1. Be Clear About the Objectives

      Any goal (let alone financial) without a clear objective is nothing more than a pipe dream. And this couldn’t be more true for financial matters.

      It is often said that savings is nothing but deferred consumption. Therefore if you are saving today, then you should be crystal clear about what it is for. It could be anything like kid’s education, retirement, marriage, that dream vacation, fancy car etc.

      Once the objective is clear, put a monetary value to that objective and the time frame. The important point at this step of goal setting is to list all the objectives, however small they may be, that you foresee in the future and put a value to it.

      2. Keep Them Realistic

      It’s good to be an optimistic person but being a pollyanna is not desirable. Similarly, while it might be a good thing to keep your financial goals a bit aggressive, going out of the line will definitely hurt your chances of achieving them.

      It’s important that you keep your goals realistic in nature for it will help you stay the course and keep you motivated throughout the journey.

      3. Account for Inflation

      Ronald Reagan once said – “Inflation is as violent as a mugger, as frightening as an armed robber and as deadly as a hitman”. And this quote sums up the best what inflation could do your financial goals.

      Therefore account for inflation whenever you are putting a monetary value to a financial objective that is far away in the future.

      For example, if one of your financial goal is your son’s college education, which is 15 years hence, then inflation would increase the monetary burden by more than 50% if inflation is mere 3%. So always account for inflation.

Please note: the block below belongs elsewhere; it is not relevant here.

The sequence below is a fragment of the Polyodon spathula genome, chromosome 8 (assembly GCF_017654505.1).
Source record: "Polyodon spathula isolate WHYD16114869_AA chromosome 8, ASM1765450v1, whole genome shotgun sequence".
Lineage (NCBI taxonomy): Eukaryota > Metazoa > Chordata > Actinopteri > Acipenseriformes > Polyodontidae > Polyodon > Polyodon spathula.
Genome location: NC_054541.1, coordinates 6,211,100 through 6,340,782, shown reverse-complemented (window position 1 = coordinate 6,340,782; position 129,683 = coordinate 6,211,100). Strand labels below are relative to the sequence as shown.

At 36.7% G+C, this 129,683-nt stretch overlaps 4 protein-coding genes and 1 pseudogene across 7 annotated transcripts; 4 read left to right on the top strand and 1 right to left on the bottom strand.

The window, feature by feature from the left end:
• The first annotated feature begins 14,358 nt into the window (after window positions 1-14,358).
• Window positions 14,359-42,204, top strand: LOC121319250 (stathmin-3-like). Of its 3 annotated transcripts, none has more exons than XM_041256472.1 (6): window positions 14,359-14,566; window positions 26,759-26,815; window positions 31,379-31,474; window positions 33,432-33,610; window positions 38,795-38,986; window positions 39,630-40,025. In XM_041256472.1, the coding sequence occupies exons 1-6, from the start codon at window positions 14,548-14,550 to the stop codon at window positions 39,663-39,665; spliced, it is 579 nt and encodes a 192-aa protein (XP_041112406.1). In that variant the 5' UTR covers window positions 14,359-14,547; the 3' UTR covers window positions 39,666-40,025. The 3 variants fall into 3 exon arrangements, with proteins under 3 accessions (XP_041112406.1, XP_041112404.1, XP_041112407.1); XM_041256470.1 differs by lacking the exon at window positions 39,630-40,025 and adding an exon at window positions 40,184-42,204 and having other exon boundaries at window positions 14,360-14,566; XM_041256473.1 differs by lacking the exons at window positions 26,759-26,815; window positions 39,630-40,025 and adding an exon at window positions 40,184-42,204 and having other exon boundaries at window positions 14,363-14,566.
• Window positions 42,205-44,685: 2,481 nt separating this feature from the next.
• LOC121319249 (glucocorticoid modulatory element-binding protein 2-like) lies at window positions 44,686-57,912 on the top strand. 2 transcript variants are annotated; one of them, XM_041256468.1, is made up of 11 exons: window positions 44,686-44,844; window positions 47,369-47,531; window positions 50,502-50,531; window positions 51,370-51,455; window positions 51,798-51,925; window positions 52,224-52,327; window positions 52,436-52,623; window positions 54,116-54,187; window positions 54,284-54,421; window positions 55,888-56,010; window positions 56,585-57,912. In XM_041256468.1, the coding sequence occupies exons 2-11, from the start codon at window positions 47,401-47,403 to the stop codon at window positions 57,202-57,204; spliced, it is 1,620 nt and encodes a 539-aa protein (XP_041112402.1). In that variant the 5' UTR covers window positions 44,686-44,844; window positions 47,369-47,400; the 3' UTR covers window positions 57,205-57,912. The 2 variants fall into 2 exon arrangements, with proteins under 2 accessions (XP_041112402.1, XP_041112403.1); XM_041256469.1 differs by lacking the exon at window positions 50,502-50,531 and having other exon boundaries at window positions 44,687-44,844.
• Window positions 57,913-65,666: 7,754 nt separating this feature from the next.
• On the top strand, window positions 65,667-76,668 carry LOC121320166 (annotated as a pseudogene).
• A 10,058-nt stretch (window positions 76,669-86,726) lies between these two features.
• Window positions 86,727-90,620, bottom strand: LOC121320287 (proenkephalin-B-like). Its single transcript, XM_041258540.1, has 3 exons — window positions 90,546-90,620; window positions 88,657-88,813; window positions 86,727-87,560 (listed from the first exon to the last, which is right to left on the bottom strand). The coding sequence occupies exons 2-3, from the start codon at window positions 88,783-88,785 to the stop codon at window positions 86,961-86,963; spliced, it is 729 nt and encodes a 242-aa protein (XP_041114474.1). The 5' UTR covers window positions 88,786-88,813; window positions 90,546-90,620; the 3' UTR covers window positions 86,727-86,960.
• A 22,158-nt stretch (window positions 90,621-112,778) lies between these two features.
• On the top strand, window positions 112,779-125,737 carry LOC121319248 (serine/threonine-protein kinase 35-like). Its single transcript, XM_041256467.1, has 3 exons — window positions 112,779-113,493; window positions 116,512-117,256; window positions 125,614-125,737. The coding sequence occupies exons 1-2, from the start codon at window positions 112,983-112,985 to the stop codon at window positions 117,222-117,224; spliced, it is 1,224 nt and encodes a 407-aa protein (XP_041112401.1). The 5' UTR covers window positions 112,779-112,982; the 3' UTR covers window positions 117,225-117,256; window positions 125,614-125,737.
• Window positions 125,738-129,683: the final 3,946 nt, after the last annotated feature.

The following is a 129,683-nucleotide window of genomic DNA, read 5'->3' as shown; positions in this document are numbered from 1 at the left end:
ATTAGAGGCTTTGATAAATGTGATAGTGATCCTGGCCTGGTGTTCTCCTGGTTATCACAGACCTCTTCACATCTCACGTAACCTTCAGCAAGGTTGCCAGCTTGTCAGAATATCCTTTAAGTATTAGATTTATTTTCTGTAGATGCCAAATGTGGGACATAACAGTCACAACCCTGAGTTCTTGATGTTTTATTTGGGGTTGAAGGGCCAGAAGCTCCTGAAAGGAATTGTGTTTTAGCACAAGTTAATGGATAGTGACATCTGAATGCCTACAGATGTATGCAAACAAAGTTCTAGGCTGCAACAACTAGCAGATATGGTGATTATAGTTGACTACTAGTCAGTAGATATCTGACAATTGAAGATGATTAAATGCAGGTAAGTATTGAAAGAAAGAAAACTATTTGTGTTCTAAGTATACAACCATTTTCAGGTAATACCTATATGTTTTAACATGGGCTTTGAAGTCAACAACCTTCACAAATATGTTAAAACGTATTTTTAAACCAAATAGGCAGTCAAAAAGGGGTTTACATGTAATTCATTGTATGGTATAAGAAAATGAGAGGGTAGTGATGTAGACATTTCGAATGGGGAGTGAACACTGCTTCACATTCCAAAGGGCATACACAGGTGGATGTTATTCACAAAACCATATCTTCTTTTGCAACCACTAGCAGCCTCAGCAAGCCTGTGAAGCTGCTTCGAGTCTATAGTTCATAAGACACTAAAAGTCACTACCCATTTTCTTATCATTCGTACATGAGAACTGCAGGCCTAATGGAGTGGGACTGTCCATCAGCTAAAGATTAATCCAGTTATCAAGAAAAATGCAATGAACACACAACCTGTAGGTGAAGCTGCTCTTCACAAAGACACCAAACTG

4. Short Term vs Long Term

      Just like every calorie is not the same, the approach towards achieving every financial goal will not be the same. It is important to bifurcate goals in short term and long term.

      As a rule of thumb, any financial goal, which is due in next 3 years should be termed as short term goal. Any longer duration goals are to be classified as long term goals. This bifurcation of goals into short term vs long term will help in choosing the right investment instrument to achieve them.

      More on this later when we talk about how to achieve financial goals.

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      5. To Each to His Own

      The journey of setting financial goals is an individualistic affair i.e. your goals are your own goals and are determined by your want to achieve them. A lot of times we get on the bandwagon of goal setting only to realize later on that it was not meant for us.

      It is important that your goals are actually your goals and not inspired by someone else. Take a hard look at this step at all the goals you’ve set for after this step, you will be on the way to achieve them.

      By now, you would be ready with your financial goals, now it’s time to go all out and achieve them.

      11 Ways to Achieve Your Financial Goals

      Whenever we talk about chasing any financial goal, it is usually a 2 step process –

      • Ensuring healthy savings
      • Making smart investments

      You will need to save enough; and invest those savings wisely so that they grow over a period of time to help you achieve goals. So let’s get down to ensuring healthy savings.

      Ensuring Healthy Savings

      Self realization is the best form of realisation and unless you decide what your current financial position is, you aren’t heading anywhere.

      This is the focal point from where you start your journey of achieving financial goals.

      1. Track Expenses

      The first and the foremost thing to be done is to track your monthly expenses. Use any of the expense tracking mobile apps to record your expenses. Once you start doing it diligently, you would be surprised to see how small expenses add up to a sizeable amount.